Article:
At some point in the last decade, auditors seem to have forgotten a major aspect of the Risk and Control Self-Assessment (RCSA) . Lately, it seems like the RCSA has become only a control focused survey, or even just another word for Internal Control Questionnaires (ICQs). It is true that RCSA's have a survey element, but a true self-assessment can be so much more. Best practice organizations are making use of more than surveys.
There are some variations regarding RCSA techniques, but in general there are three common methods for performing the evaluations:
Surveys and Management Analysis are complementary methods that are widely used in internal control scenarios, especially in SOX management. In many corporations, Surveys and Management Analysis are heavily relied on for SOX control quarterly certifications. If you need ideas for surveys, there are numerous examples available from AuditNet® and from The IIA. The book Using Surveys in Internal Audits, published by The IIA, is a particularly excellent resource.
When the concept of RCSA was first introduced, the focus was mostly on the Facilitated Workshop. While we have shifted away from this practice, there is a huge potential benefit to bringing the workshop back.
We'll start with establishing the basics. A Facilitated Workshop is a dynamic, participative event, led by a trained facilitator, generally an internal auditor who holds the Certified in Control Self-Assessment (CCSA) designation, in which the organization's management is actively engaged in a discussion about risks and controls. The objective of the Facilitated Workshop is to engage management in a discussion that leads to an evaluation of the effectiveness of the controls the organization has in place, and ultimately to gain consensus on whether or not all related business objectives will be met with the controls that were examined. There are four formats and underlying workflows for the workshop discussions:
The overall goal of each of the formats may be to evaluate control effectiveness, but the starting point for the discussion is different and will often be determined by the organization's culture and how well management understands the control environment. For relatively new organizations, or for those groups in which management has not been educated in risk and control concepts, it may be best to start with process- or objective-based workshops. These formats will better enable a more educational slant to the workshop. For more experienced management teams, the risk- or control-based workshops may work just as well. In the end, going through the processes, objectives, risks, and controls with management in an engaging workshop setting can have some surprising secondary benefits:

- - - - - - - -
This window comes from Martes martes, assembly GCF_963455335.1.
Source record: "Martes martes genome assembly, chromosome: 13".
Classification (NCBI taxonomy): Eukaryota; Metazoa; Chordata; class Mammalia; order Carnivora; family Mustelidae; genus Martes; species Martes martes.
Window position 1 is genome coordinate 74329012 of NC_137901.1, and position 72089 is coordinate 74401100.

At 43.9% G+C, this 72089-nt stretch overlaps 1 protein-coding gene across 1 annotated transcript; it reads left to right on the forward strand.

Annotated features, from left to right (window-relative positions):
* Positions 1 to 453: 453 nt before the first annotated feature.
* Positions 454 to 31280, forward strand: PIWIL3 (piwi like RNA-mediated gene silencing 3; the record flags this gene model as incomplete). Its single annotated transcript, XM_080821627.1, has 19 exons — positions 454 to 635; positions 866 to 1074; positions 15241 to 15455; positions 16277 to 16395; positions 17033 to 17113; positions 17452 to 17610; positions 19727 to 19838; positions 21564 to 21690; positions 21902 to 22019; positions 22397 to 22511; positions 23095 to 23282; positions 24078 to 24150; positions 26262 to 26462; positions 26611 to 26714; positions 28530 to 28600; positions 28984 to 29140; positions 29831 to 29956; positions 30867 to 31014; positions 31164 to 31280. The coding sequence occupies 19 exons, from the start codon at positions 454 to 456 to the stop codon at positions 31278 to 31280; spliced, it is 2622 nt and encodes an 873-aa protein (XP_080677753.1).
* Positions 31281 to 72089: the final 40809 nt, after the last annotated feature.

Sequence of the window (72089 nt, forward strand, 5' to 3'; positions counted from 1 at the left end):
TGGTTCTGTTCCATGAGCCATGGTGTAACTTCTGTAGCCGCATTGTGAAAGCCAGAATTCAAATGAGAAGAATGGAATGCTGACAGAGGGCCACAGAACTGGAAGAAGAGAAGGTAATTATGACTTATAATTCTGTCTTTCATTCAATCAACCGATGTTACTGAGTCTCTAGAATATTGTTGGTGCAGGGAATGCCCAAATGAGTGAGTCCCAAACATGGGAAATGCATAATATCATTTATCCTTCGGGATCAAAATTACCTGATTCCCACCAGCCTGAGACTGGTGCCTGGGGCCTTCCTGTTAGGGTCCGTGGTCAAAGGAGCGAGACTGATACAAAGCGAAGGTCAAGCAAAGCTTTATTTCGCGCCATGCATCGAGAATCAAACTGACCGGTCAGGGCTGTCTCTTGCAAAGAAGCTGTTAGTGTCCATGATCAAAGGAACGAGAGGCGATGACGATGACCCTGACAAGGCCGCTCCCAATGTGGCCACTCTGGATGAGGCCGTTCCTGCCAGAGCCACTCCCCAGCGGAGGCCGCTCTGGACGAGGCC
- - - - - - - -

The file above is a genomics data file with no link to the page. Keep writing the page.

With the introduction of the updated COSO Framework, now is the perfect time to revisit RCSA and the Facilitated Workshop. In 2014, most organizations went through painstaking exercises to map their internal controls to the principles outlined in the updated framework. The conversations about COSO have tended to remain at the senior management level, with compliance teams presenting to Controllers, CFOs, and external audit/accounting firms. The information is just as relevant to the process and control owners. With the information still fresh in our minds, we should take the opportunity to bring the process and control owners into the conversation, and a great way to accomplish this task is through the Facilitated Workshop.
To help you understand how these self-assessment workshops work, consider these basic steps:
Step 1 - Choose the right attendees
Probably the most important part of organizing the facilitated workshop is choosing the right people to include in the meeting. You need to choose attendees who can contribute to the conversation, and you also need to invite people who are willing to speak in front of each other. Bringing in accounting managers from the expense group might be the right idea, but if you also include the controller, the rest of the group might be too nervous to participate.